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Processes for Understanding Workplace Conflict

by Nicole Long

For both employees and employers, workplace conflict can represent a serious impediment to collaboration and cooperation. And while conflict is damaging in any business, conflict in a small business environment can quickly become damaging to both morale and productivity. The good news is that resolving conflict and getting things back on track is possible once you understand some of the common reasons for conflict.

Reasons for Conflict

Psychologists Art Bell and Brett Hart have identified eight common causes of workplace conflict. Among the causes are conflicting resources, styles, perceptions and personal values. Moreover, conflicting goals, roles, pressures and unpredictable policies are also leading causes of workplace conflict. Understanding how conflict begins can not only help you identify the root cause of the problem, but it can also help you develop a strategy for resolving conflict and preventing it in the future.

Identifying the Problem

Whether you’re working on resolving your own conflict with a colleague or working to help resolve conflicts between others at work, gathering the facts will shed some light on the situation. You likely understand the conflict as you see it, so make sure you take the time to step into the other person’s shoes to gain a little insight into how he sees the conflict. To get a better handle on things, use the common reasons for workplace conflict, as noted by Bell and Hart, as a guide to categorize the problem. This will make it easier to discuss the situation in an open and honest manner, free of insult and emotional outbursts.

Resolving Conflict

Conflict resolution should not just be about airing grievances and moving on. The goal should be to create a mutually respectful relationship through active listening and collaboration. You can do this by respectfully communicating differences, refraining from taking a right versus wrong stance and working on a mutually acceptable resolution. Consider that individuals differ in their conflict resolution styles -- and that these styles can differ based on the situation. While collaborative, compromising and accommodating styles are most appropriate for group conflicts or when the situation calls for a give and take, emergency situations might require a more authoritative stance.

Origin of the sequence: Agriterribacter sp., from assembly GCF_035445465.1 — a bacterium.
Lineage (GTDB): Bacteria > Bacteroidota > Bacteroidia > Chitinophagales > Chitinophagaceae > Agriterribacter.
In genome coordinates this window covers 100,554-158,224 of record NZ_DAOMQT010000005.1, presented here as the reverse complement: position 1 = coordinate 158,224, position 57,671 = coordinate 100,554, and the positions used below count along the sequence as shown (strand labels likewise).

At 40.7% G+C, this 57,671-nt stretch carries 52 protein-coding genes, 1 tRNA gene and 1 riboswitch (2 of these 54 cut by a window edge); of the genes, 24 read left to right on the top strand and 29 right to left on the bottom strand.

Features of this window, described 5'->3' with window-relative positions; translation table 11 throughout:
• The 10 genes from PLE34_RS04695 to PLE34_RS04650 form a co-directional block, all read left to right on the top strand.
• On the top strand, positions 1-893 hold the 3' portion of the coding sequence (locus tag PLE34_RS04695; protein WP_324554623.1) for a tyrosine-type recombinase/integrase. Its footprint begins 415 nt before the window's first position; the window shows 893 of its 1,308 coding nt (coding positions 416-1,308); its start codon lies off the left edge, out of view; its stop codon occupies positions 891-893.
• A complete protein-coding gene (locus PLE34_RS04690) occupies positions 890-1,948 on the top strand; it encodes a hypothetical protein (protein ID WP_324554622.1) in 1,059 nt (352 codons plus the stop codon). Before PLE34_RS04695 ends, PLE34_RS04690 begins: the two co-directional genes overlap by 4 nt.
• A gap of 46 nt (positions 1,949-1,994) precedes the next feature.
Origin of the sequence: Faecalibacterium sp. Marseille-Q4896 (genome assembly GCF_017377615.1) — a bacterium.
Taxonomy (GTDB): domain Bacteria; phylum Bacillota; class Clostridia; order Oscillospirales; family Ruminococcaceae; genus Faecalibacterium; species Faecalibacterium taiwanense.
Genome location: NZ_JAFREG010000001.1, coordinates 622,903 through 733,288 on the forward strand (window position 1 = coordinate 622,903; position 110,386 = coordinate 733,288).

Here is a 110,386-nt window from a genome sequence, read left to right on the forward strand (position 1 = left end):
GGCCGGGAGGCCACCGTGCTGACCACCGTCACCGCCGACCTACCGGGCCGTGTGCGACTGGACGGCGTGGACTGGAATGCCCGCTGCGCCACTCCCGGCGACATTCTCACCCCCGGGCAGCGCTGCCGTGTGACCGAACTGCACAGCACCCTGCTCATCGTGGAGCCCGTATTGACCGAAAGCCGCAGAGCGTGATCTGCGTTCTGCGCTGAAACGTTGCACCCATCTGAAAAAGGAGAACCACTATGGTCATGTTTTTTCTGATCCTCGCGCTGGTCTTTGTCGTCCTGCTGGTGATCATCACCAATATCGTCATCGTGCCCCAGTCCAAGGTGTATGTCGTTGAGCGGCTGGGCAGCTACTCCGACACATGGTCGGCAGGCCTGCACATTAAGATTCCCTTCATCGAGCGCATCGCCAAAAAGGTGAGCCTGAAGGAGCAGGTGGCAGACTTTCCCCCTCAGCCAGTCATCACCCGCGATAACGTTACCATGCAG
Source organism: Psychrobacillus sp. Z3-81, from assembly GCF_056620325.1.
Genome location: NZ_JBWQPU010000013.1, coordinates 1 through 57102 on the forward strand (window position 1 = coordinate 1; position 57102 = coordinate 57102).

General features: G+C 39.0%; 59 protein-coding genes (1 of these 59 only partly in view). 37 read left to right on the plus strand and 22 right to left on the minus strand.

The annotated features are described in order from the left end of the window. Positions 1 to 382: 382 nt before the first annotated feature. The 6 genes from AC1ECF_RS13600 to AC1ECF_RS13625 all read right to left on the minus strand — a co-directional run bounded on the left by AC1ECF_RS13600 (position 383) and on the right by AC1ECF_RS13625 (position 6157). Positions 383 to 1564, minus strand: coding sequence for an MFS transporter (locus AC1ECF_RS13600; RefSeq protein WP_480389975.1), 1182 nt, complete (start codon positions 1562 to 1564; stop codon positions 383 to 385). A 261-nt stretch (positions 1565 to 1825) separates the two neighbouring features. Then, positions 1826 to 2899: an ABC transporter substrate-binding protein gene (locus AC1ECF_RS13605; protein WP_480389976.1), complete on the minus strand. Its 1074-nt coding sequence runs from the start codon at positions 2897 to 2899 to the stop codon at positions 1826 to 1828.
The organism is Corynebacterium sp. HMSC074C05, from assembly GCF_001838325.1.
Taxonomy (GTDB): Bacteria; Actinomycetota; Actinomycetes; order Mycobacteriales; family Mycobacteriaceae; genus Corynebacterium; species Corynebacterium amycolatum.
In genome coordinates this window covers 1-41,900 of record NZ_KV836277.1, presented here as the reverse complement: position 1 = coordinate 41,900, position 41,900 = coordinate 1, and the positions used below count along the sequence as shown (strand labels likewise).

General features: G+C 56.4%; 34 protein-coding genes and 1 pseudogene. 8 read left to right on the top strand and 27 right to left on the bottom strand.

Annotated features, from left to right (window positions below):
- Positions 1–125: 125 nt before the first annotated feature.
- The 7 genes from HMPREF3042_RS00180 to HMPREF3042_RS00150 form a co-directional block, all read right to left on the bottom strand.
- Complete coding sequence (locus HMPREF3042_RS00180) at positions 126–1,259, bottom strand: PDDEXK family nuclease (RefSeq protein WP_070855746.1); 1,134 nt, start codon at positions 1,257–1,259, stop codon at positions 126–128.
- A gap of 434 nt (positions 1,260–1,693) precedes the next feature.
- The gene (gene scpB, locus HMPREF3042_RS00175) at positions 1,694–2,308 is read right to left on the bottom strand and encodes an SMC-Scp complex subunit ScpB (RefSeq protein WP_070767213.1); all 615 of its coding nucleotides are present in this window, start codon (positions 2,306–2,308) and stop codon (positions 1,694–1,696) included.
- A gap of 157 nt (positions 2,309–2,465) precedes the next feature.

Conflict Tips

While preventing all workplace conflict isn’t feasible, setting standards and expectations for workplace behavior and the conflict resolution process can help. Ideally, employers should take the lead in policy development and education. This gets everyone on the same page and can reduce personal conflicts. And keep in mind, that conflict doesn’t always have to lead to negative outcomes. In fact, conflict can serve an important role in personal growth, team building and innovation. The importance lies in how conflict is handled and what is learned from the dispute resolution process.

About the Author

Nicole Long is a freelance writer based in Cincinnati, Ohio. With experience in management and customer service, business is a primary focus of her writing. Long also has education and experience in the fields of sports medicine, first aid and coaching. She earned her Bachelor of Arts degree in economics from the University of Cincinnati.

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